The family of a 22-year-old man who was born in Mexico, but has spent most of his life in Petaluma is racing the clock to prevent him from being deported and are asking local leaders for help.
On Monday, a federal immigration prosecutor will decide the fate of Fernando Diaz Diaz, a Petaluma man who came to the U.S. when he was six years old, attended Petaluma High School and, a year ago, married a local girl.
But after Diaz’s fingerprints were lifted off a stolen car—his attorney says he merely touched the rearview mirror because he wanted to take the mirror for his own car—he was arrested and his name entered into the U.S. Department of Homeland Security's Secure Communities database, which identified him as an illegal immigrant.
“Diaz did not steal anything, neither vehicle nor mirror,” said his attorney Richard Coshnear, who is asking immigration officials to exercise discretion in considering the case. If he’s not successful, Diaz will be deported by the end of January, unless he leaves on his own before that.
“People tell me I should go back to my country, but this is my country,” Diaz said. “I have friends here, I went to school here, I’m not a criminal, so why am I being taken out of this country? I feel a little betrayed because isn’t this what the U.S. is known for; it's supposed to be the melting pot of cultures.”
Diaz’s family is now scrambling to get Rep. Lynn Woolsey’s help in overturning the order and using any other means to keep their son from being returned to Mexico.
“My daughter is in tears and Fernando is scared,” said his mother-in-law Susan Villa. “He knows no one there. Yes, he speaks the language, but he doesn’t have close family there. I don’t know what he’ll do.”
Diaz can be sponsored by his American wife, Shiniade, 23, but because he entered the country illegally when he immigrated with his family, he must return to Mexico and wait ten years before applying for a visa. If his case is not dismissed Monday, Fernando will likely leave on his own, instead of being deported, in order to have a better chance of re-entering the country, says his family.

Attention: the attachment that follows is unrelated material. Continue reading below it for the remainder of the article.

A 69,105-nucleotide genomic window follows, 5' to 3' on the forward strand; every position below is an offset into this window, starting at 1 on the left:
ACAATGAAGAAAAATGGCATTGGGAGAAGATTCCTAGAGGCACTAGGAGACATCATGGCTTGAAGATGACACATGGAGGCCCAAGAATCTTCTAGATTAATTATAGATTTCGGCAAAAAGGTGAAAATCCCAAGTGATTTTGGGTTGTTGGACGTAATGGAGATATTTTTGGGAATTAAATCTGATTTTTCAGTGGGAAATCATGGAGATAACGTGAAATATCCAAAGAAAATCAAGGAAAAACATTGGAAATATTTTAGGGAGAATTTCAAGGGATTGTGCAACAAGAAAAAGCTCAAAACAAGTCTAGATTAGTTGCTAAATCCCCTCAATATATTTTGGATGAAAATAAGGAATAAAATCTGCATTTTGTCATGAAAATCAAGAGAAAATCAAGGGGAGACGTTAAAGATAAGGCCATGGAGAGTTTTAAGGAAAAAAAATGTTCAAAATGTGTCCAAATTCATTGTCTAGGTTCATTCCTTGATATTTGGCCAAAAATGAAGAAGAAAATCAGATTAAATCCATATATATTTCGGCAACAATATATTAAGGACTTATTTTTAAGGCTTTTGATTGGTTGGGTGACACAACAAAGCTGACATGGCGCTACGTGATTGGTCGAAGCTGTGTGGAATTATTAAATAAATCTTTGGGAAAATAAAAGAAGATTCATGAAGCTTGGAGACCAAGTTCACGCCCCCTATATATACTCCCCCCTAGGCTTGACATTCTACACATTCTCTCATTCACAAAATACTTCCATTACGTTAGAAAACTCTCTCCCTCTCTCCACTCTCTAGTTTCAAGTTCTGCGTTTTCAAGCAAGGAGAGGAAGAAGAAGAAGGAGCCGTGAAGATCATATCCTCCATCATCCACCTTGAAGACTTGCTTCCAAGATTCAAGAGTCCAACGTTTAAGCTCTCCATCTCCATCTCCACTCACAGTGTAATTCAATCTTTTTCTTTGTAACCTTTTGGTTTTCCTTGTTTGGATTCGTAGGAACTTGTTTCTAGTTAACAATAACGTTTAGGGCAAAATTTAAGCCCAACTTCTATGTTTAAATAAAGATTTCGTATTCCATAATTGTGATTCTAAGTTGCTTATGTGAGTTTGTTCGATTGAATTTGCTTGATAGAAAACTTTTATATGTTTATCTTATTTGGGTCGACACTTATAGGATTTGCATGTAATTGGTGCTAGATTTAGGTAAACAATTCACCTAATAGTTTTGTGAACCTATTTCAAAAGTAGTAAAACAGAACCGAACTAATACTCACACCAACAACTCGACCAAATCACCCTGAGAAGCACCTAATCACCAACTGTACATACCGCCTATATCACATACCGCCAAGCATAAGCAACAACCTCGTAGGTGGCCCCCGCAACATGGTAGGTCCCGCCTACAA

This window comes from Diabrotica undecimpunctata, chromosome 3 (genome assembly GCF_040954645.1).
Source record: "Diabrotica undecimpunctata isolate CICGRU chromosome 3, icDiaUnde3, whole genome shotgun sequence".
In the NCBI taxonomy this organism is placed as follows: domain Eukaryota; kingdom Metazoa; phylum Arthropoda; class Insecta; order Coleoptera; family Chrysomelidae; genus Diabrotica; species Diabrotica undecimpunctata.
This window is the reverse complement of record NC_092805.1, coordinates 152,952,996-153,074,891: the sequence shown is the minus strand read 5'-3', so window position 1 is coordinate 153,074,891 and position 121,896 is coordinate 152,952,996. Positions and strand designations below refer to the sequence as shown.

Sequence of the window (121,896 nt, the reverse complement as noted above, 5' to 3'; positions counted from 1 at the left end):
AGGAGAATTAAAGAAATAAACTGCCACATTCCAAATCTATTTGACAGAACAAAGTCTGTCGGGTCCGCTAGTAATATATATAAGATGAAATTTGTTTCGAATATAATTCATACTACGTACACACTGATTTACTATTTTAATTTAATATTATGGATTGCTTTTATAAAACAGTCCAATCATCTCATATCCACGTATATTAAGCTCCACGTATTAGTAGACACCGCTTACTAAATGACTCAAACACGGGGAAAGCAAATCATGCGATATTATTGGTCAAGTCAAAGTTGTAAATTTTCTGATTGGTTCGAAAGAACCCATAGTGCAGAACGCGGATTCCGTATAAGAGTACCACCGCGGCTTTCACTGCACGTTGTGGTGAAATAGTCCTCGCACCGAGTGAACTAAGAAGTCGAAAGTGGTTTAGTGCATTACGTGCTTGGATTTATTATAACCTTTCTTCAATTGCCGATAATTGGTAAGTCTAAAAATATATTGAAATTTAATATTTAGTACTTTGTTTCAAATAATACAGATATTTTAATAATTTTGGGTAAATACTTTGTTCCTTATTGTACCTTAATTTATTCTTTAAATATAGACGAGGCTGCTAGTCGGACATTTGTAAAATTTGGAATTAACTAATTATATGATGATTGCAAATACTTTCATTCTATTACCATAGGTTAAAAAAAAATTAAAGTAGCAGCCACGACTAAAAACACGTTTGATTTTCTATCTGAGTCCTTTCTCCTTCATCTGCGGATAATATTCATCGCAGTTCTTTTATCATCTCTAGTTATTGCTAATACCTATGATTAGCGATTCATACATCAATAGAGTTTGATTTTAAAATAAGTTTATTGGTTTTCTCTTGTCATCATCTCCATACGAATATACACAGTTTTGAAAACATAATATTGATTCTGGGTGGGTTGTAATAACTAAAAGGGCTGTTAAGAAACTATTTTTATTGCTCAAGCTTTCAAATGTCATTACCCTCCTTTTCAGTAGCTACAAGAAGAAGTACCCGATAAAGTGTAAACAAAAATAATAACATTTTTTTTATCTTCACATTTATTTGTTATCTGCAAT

Still, ten years is a long time, especially since Diaz and Shiniade Villa were just married last July and would be separated for an unknown amount of time if he were deported.
“He was brought here as a child and was educated, worked and paid taxes in this country,” Susan Villa said. “The laws are cruel and it’s amazing what goes on and until it hits you, you have no idea. Hopefully with enough people speaking out…maybe Fernando can stay.”
The number of deportations of undocumented immigrants has skyrocketed under the Obama administration, which has deported an estimated 400,000 people over the past year, according to U.S. Customs and Immigration Enforcement. That’s more than the number of people deported in any single year during George W. Bush’s presidency.
This June, the director of U.S. Immigration and Customs Enforcement John Morton issued a memo directing agents and prosecutors to focus on deporting people who had committed other crimes besides entering the country illegally.
But immigration attorneys like Coshnear have been dismayed to find that prosecutors in deportation cases have not been willing to consider extenuating circumstances, like the amount of time a person has lived in the U.S., their ties to a community and whether they pose a risk to national security or public safety.
"I don't know if the Obama directive is being ignored or is disingenous from the start," Coshnear said. "It feels like a way to give a velvet glove to the iron fist of deportation."
Fernando Diaz says he never imagined having to go back—well, maybe on vacation--and still can’t get his head around moving back to Mexico.
“It’s so overwhelming to think about it, especially knowing that your destiny lies in the hands of just one person,” he says.